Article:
When setting individual goals, where things can go awry include:

  • Making goals too easy, vague and low-level. While goals should be achievable, everyone should factor in some stretch goals that give them a challenge. 
  • Not involving employees. Gallup research finds that when managers involve direct reports in goal setting, employees are 3.6X more likely to be engaged.
  • Making goals too difficult and inflexible. This can pressure people to lose sight of the big picture, become overwhelmed or act dishonestly to avoid failure.

2. Physical environment

The literal comfort of employees as they hit the tools is important for performance—whether they’re in-office or working from home. Consider ergonomically-sound desk set-ups, which might include customisable chairs, sit-stand desks and specialised keyboards, to ensure people have the correct posture and can avoid physical strain while working. 

Also pay attention to facets of your office like lighting, greenery, artwork, noise, temperature, access to private spaces and break rooms if you’re serious about driving employee performance. 

3. Streamlined tools and processes 

Too many systems and steps to get work done is a common complaint among high performers. They want simplified workflows that allow them to have greater autonomy over when and how they complete tasks—provided they achieve the desired outcome. It helps to provide:

Consolidated information systems for 24/7 access to information, and productivity tools that support asynchronous work, so people experience fewer interruptions during their day.

Integrated apps that allow employees to use a wider range of required tools yet minimise the need to switch between multiple different platforms—which previous studies have shown can cause more than 50% of workday interruptions.

4. Managerial support and feedback 

Clear and constructive feedback, praise and support from leaders, delivered regularly, serves the dual purpose of lifting performance by:

  • Encouraging underperforming employees to identify, take ownership and tackle problems, so they can improve and develop into high-performing employees.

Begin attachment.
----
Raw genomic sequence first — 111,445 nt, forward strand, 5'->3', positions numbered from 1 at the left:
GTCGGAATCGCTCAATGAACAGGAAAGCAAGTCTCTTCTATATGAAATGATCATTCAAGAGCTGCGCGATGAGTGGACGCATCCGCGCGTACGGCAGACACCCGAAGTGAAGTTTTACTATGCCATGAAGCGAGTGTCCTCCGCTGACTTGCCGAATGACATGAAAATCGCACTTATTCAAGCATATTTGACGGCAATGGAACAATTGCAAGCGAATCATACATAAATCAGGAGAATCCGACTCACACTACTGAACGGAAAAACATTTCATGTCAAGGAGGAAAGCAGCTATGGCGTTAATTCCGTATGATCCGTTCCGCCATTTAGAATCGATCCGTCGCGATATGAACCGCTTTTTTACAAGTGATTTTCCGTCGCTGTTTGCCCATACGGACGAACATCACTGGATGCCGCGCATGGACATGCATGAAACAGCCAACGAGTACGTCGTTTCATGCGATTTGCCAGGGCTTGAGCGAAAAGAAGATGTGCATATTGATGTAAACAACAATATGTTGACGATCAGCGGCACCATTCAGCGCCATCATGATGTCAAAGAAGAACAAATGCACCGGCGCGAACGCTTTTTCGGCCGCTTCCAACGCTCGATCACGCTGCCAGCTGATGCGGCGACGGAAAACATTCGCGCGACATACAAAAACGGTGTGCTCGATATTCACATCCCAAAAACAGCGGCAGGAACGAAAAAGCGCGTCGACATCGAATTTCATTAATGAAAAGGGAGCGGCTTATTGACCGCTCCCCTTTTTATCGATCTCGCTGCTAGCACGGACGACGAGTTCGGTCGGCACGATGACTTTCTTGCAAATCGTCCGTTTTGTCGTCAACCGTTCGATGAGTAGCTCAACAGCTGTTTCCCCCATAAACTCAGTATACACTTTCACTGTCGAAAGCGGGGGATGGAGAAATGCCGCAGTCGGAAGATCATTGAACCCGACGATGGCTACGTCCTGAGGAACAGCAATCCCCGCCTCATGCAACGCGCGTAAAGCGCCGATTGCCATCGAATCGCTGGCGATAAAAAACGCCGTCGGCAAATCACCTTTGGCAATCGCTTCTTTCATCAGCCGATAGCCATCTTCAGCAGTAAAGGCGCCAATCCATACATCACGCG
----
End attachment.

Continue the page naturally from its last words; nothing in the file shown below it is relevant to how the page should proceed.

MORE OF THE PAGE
• Reinforcing what high performers are doing right and how it contributes to the business, so they stay focused and feel engaged and valued.

It’s critical for people managers to overcome the discomfort or fear that feedback won’t be well-received. Research shows it’s helpful to simply take the perspective of the potential feedback-receiver—would they appreciate knowing you’re paying attention and want them to succeed?

5. Skills, training and learning culture

Offering training and cultivating a culture of learning improves performance because it instils new knowledge, skills and confidence in employees. Improved competence and knowledge-sharing drives employee performance. 

For instance, an employee who receives targeted training in software they’re required to use daily—which could be through an online course or even peer-to-peer learning—is more likely to use the software’s features efficiently and deliver more polished outputs. 

Keep in mind, there’s no one-size-fits-all solution when it comes to professional development: so having insights into individual employee performance is key to creating personalized training plans. 

The role of leadership in enhancing performance

The role of leadership in enhancing performance

Company leaders play a critical role in setting off a chain reaction that unleashes strong individual performance across the organization. In particular, leadership is essential for continuous feedback, as discussed above. 

Feedback from a leader can have more impact, because it makes  employees feel seen and appreciated. When leaders also ask for feedback it:

  • Enhances their ability to meet their team’s needs and offer better guidance. 
  • Opens the lines of communication, which improves psychological safety and trust.

Organizational culture is also largely shaped by leaders. Leadership behaviours and values often spread like a contagion throughout an organization—which can be positive and negative.